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Publication numberUS7402763 B2
Publication typeGrant
Application numberUS 10/591,488
PCT numberPCT/EP2005/050286
Publication dateJul 22, 2008
Filing dateJan 24, 2005
Priority dateMar 3, 2004
Fee statusLapsed
Also published asCN1926411A, DE102004010367A1, EP1721135A1, US20070180930, WO2005085777A1
Publication number10591488, 591488, PCT/2005/50286, PCT/EP/2005/050286, PCT/EP/2005/50286, PCT/EP/5/050286, PCT/EP/5/50286, PCT/EP2005/050286, PCT/EP2005/50286, PCT/EP2005050286, PCT/EP200550286, PCT/EP5/050286, PCT/EP5/50286, PCT/EP5050286, PCT/EP550286, US 7402763 B2, US 7402763B2, US-B2-7402763, US7402763 B2, US7402763B2
InventorsOliver Menke, Franz Stadler
Original AssigneeSiemens Aktiengesellschaft
Export CitationBiBTeX, EndNote, RefMan
External Links: USPTO, USPTO Assignment, Espacenet
MIM force measuring device
US 7402763 B2
Abstract
A force sensing device has a single-component metal housing. The housing has an upper rigid housing part and a lower rigid housing part that are interconnected by way of U-shaped spring elements and can be elastically displaced along a displacement axis in relation to each other by the action of a force. The spring elements are symmetrically arranged in relation to a section that is parallel to the displacement axis. A deflection sensor is disposed between the upper and lower rigid housing parts, for detecting the relative displacement of the two rigid housing parts in relation to each other. The housing is produced using metal injection molding technology.
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Claims(6)
1. A force measuring device, comprising:
a metal-injection-molded, single-piece metal housing;
said single-piece metal housing having a rigid upper housing part, a rigid lower housing part, and a plurality of U-shaped spring elements connecting said upper and lower housing parts to one another;
said spring elements enabling said upper and lower housing parts to be moved elastically relative to one another along a movement axis upon application of a force, and said spring elements being disposed symmetrically to one another parallel to said movement axis and relative to a sectional plane; and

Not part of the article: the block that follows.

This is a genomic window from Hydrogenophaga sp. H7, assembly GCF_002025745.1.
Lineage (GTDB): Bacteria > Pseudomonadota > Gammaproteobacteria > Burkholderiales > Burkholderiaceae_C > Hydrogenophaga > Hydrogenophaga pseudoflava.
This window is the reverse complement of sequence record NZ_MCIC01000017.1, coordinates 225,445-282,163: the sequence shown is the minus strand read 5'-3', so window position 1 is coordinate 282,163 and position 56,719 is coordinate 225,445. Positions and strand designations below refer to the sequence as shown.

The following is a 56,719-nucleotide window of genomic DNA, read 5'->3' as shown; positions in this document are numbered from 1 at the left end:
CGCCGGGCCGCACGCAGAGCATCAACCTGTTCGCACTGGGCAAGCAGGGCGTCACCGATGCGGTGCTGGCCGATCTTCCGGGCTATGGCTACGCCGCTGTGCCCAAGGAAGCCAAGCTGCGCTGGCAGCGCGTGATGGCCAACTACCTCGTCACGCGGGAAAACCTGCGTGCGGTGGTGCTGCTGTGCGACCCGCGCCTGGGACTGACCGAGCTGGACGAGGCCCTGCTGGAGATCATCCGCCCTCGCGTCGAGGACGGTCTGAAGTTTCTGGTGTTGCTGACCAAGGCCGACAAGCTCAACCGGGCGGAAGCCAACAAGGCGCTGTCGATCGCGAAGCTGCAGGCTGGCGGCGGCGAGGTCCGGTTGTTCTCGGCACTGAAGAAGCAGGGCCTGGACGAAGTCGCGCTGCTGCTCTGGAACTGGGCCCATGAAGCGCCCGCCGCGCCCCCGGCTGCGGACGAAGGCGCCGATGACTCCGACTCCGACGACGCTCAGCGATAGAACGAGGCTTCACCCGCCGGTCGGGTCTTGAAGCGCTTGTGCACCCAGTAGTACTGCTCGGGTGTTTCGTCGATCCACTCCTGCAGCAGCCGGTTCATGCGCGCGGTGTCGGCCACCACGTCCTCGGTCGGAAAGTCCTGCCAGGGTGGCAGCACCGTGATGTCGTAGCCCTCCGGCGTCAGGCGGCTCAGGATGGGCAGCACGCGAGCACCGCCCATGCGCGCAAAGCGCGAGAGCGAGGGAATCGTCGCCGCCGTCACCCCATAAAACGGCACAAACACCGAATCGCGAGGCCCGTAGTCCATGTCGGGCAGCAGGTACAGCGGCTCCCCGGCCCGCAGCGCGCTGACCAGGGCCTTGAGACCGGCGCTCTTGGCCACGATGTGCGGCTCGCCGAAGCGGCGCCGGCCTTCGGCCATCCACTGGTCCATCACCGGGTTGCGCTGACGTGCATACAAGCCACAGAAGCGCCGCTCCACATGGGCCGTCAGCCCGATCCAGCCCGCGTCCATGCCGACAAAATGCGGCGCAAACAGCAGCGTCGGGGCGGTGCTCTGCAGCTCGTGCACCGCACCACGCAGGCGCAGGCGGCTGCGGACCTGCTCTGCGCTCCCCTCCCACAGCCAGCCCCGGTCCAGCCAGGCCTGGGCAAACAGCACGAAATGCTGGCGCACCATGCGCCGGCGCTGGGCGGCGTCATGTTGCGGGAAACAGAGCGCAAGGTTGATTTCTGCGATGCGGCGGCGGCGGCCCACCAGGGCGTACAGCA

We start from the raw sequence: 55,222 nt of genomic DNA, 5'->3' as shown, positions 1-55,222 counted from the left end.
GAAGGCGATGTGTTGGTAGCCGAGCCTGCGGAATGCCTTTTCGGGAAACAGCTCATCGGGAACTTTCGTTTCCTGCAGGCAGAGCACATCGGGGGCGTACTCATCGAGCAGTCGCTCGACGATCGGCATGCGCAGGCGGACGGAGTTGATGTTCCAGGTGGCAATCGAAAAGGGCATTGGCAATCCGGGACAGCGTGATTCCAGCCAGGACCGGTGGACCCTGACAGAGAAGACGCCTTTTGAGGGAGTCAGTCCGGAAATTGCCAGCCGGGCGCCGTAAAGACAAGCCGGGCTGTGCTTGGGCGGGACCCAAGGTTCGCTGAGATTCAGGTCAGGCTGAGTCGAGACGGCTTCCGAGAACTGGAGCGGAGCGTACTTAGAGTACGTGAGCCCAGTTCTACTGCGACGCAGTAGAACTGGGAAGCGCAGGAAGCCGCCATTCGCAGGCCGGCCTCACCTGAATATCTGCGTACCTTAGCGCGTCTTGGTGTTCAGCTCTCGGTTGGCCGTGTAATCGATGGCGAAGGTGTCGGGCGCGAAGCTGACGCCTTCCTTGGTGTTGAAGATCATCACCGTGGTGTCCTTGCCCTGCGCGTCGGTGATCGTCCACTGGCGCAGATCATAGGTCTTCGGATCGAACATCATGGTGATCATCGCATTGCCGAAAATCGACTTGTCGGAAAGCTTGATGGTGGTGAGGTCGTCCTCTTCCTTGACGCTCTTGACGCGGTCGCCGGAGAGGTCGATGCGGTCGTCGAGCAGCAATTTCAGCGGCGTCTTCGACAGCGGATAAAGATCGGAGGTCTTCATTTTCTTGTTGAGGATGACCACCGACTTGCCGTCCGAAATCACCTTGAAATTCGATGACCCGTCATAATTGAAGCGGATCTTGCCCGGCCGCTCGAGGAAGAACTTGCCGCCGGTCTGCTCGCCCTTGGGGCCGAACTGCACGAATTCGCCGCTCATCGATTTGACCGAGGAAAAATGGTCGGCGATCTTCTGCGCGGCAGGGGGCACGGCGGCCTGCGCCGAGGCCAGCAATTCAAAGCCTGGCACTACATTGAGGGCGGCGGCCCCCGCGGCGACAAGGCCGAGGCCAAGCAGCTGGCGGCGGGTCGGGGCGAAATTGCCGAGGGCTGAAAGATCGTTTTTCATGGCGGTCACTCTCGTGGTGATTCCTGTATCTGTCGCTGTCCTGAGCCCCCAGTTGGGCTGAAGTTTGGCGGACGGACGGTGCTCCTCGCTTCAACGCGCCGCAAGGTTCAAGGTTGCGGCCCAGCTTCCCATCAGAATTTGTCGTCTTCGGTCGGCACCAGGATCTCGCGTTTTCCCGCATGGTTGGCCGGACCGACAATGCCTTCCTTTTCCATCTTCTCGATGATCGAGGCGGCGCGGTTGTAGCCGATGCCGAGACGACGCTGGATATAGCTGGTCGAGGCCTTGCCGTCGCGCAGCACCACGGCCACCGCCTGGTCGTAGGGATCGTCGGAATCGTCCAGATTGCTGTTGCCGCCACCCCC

a deflection sensor mounted between said u the upper and lower rigid housing parts to detect their relative movement in relation to each other;
said housing including at least four U-shaped spring elements, with a pair of two spring elements respectively pointing in a common direction from said sectional plane; and
said lower housing part including a securing lug between each said pair of two spring elements, said lugs enabling the force measuring device to be rigidly connected to a motor vehicle chassis.
2. The force measuring device according to claim 1, wherein each one of said U-shaped spring elements has two arms enclosing an acute angle.
3. The force measuring device according to claim 1, wherein each spring element has a wall thickness decreasing from said upper housing part and once more increasing towards a vertex thereof.
4. The force measuring device according to claim 1, wherein said spring elements are curved springs extending from said upper housing part to said lower housing part, and each said spring element has a wall thickness decreasing from said upper housing part and once more increasing towards a vertex of the respective said curved spring.
5. The force measuring device according to claim 1, which further comprises screw bolts adapted to said lugs and configured to attach the force measuring device to the motor vehicle chassis.
6. The force measuring device according to claim 1, wherein said metal-injection-molded, single-piece metal housing is an integral metal part formed in a metal injection molding process by molding a metal powder and subsequently sintering the molded body.
Description
BACKGROUND OF THE INVENTION Field of the Invention

The invention relates to a force measuring device. The force measuring device has a housing manufactured as a single piece and made of metal, with upper and lower rigid housing parts, which can be moved in relation to each other in an elastic manner. A deflection sensor is attached between the two rigid housing parts, which can detect the deflection of the two rigid housing parts in relation to each other and forward it as an electrical signal.